Teaching a 10-Year-Old to Drive (and Related Lessons): from the Bible Powerline
Monday, April 24, 2023 by Sue Cameron

Question: How long does it take to teach a 10-year-old to drive?

Answer: Under 10 seconds, when you are running over yourself with your own car.

The release handle of our emergency brake wasn’t working, so I quit using it.

I forgot sometimes, though. One morning when I put the van in reverse, it wouldn't budge.

That meant I’d left the emergency brake on.

I was mad because I had to drive my fifth grader Aimee to school.

I jumped out of the van, squatted beside the open door, and probed around under the dashboard, trying to grab the wire to release the brake. But I just couldn't find it and that made me even madder.

After a good deal of trying I finally got that stupid brake to release. The car started rolling backward, and at that moment, I remembered that I had forgotten to put the van in park.     

As the right front tire rolled over my foot, I screamed "Aimee! Aimee, put on the brake!’’

The wheel was starting to roll between my legs as Aimee jumped into the driver’s seat and screamed back, "Which pedal is it?"

Fortunately, by that time the van had stopped rolling, with the tire resting against my pelvis. So I changed my demand to, "Put it in drive!"


"Pull the handle down to the 'D.’’

She did, the car rolled forward, and I climbed in to put it in park.

My most embarrassing moment came later that morning when the X-ray technician asked me,

"How did you manage to run over yourself?"

So that day I ran myself over in the morning and didn't even hurt myself badly enough to get out of cooking dinner that evening.

It gave me lots to think about though.

I remember the terror I felt when I realized that what I thought I wanted so badly, was really going to hurt me. In an instant I knew I'd made a bad decision, but I was helpless to change the results of my actions. My van rolled toward me like huge hungry monster.

Have you ever noticed that sometimes the things you covet most are not the best things for you?

You covet a bigger house, but working extra to pay the mortgage robs you of time with your family.

You covet the clothes, furniture, and cars of our friends but you hate the weight of debt and the arguments with your spouse about money.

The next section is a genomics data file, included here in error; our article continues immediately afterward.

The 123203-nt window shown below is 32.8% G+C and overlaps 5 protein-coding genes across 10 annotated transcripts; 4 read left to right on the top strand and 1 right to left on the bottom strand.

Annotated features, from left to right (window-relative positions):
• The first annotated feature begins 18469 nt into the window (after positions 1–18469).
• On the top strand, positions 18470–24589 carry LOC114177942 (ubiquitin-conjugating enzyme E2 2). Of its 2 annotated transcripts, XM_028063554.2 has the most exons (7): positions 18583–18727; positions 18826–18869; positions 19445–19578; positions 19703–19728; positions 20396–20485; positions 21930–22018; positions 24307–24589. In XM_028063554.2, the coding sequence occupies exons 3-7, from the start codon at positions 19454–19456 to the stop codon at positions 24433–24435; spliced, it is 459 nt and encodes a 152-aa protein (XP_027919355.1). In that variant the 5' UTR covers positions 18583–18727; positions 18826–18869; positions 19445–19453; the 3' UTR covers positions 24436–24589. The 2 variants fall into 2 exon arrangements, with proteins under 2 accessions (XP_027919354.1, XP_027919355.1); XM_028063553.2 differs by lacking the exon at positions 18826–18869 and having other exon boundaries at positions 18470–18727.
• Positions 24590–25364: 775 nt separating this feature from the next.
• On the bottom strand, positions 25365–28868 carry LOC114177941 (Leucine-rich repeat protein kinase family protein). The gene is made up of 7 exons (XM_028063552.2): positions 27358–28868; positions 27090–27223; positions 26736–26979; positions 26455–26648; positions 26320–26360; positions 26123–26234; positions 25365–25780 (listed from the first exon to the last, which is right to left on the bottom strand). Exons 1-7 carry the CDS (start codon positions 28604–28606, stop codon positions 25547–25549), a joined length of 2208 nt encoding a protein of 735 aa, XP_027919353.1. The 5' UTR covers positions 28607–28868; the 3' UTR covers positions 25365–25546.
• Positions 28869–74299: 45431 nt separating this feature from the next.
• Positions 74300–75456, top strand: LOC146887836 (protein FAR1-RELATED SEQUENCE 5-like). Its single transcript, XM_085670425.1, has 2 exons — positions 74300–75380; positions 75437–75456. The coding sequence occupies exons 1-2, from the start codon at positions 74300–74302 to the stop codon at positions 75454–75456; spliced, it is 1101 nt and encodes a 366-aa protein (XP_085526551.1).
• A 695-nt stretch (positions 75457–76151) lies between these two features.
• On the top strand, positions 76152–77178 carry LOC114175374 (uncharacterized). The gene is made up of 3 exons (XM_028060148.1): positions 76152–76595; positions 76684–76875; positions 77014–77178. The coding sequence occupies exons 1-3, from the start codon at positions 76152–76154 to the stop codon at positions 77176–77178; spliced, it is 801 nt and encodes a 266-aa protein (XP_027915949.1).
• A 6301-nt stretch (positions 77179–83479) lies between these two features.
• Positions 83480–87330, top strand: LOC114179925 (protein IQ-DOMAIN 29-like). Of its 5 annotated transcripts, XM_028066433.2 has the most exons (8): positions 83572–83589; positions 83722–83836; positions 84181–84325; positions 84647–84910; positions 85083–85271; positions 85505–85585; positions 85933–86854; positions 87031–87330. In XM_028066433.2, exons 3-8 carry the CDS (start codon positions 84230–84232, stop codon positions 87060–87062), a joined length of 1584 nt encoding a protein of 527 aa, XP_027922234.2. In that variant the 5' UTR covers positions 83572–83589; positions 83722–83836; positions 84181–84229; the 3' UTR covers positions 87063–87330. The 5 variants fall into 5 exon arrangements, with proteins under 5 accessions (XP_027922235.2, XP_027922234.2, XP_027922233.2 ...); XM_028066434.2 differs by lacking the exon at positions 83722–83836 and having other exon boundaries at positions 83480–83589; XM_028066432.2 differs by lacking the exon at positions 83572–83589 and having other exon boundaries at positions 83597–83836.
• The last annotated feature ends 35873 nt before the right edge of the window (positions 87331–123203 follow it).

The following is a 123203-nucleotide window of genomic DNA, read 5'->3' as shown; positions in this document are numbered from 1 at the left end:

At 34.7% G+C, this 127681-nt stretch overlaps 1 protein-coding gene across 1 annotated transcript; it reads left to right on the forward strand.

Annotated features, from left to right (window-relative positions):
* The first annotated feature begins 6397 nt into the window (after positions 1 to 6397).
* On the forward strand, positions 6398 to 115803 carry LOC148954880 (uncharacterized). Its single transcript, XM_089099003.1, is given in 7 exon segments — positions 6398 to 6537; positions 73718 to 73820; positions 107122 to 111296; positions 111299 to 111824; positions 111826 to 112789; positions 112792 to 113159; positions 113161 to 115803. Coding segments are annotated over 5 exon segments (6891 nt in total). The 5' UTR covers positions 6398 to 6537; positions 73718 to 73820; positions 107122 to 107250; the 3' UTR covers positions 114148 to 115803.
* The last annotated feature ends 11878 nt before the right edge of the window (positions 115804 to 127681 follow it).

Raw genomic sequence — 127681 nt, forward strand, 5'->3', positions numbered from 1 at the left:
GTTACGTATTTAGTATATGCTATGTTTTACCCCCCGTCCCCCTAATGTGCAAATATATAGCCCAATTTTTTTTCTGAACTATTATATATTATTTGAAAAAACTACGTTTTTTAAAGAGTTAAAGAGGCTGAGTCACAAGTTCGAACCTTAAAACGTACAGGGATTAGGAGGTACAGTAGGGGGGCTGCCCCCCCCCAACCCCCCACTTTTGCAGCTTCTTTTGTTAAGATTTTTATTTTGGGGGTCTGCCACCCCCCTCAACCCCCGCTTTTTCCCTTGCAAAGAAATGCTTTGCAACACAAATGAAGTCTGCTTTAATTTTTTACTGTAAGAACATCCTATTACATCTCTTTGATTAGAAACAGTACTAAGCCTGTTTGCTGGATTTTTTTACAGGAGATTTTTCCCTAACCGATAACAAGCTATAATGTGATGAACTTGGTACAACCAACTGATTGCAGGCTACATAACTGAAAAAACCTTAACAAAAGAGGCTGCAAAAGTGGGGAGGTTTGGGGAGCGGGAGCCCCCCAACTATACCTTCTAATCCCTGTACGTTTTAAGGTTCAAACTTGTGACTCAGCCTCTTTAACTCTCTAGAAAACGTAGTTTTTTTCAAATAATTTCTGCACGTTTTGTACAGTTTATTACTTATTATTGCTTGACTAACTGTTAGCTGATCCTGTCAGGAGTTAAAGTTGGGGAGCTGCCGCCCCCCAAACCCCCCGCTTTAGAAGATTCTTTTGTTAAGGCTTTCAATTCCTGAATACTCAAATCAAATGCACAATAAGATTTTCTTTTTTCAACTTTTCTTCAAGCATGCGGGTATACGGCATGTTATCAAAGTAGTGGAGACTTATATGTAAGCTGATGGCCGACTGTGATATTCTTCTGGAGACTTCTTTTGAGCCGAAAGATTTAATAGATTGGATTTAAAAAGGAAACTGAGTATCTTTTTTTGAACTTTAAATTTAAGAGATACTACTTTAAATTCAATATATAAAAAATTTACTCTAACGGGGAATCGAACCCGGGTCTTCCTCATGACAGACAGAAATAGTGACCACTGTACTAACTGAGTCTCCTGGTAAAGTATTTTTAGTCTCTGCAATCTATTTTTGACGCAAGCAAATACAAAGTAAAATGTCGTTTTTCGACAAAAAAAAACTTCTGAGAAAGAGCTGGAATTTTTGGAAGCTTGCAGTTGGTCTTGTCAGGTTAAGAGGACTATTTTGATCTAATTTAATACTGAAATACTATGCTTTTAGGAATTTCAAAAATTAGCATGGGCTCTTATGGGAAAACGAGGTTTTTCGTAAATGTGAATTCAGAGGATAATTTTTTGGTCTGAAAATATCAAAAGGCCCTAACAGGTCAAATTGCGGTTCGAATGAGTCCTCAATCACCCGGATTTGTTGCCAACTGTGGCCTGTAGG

Somehow you and I honestly think that “More Stuff’’ will make us happy.

Instead we are run over by the demands “More Stuff” makes on our lives. We have to clean it, put it away, make payments on it, and buy an alarm to protect it.

“More Stuff” eats our time and leaves us starving for meaning in life.

Things just can't satisfy our souls.

But we can make changes before the monster of materialism devours our family. We can say "no" to over-spending and choose to be content with what we have. We can enjoy things that don't cost money, like sunsets, walks and reading stories.

We can choose a smaller house, an older car and the chance to spend time, not money, with those we love.

We can call the monster by its name

We can say, "Greed, you're never satisfied and I refuse to continue to feed you! My children are too valuable to sacrifice to you."

If we do, that monster can roll on by without causing any permanent damage.

The last of the Ten Commandments says, “You shall not covet your neighbor’s house. You shall not covet your neighbor’s wife, or his manservant or maidservant, his ox or donkey, or anything that belongs to your neighbor’’ (Exodus 20:17)

Here’s a prayer for you and me today:

“Lord, teach me to be content with what You have given me – to notice what I have and to thank You while I’m using it. I want to learn to really see and appreciate what You have given me. Amen.’’


© 1998 Sue Cameron used with permission

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